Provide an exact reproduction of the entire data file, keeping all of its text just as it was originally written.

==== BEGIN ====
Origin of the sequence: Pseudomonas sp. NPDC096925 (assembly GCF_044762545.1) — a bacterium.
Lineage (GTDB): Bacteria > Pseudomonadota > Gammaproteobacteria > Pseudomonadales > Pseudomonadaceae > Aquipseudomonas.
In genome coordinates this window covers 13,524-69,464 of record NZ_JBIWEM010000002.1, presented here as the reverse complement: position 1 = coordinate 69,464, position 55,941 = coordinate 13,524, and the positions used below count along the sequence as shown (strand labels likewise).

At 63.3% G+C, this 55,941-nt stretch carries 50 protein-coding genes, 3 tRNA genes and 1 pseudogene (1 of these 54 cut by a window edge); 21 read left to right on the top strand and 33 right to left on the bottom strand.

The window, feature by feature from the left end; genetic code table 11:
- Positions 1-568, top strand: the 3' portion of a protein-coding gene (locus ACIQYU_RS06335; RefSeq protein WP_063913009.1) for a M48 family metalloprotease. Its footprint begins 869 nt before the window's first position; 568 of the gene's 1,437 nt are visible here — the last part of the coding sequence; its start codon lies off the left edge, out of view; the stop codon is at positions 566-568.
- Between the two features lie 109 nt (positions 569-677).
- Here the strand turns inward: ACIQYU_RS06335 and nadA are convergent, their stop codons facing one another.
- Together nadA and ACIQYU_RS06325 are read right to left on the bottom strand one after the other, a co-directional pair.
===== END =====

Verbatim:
Origin of the sequence: Pseudomonas sp. NPDC096925 (assembly GCF_044762545.1) — a bacterium.
Lineage (GTDB): Bacteria > Pseudomonadota > Gammaproteobacteria > Pseudomonadales > Pseudomonadaceae > Aquipseudomonas.
In genome coordinates this window covers 13,524-69,464 of record NZ_JBIWEM010000002.1, presented here as the reverse complement: position 1 = coordinate 69,464, position 55,941 = coordinate 13,524, and the positions used below count along the sequence as shown (strand labels likewise).

At 63.3% G+C, this 55,941-nt stretch carries 50 protein-coding genes, 3 tRNA genes and 1 pseudogene (1 of these 54 cut by a window edge); 21 read left to right on the top strand and 33 right to left on the bottom strand.

The window, feature by feature from the left end; genetic code table 11:
- Positions 1-568, top strand: the 3' portion of a protein-coding gene (locus ACIQYU_RS06335; RefSeq protein WP_063913009.1) for a M48 family metalloprotease. Its footprint begins 869 nt before the window's first position; 568 of the gene's 1,437 nt are visible here — the last part of the coding sequence; its start codon lies off the left edge, out of view; the stop codon is at positions 566-568.
- Between the two features lie 109 nt (positions 569-677).
- Here the strand turns inward: ACIQYU_RS06335 and nadA are convergent, their stop codons facing one another.
- Together nadA and ACIQYU_RS06325 are read right to left on the bottom strand one after the other, a co-directional pair.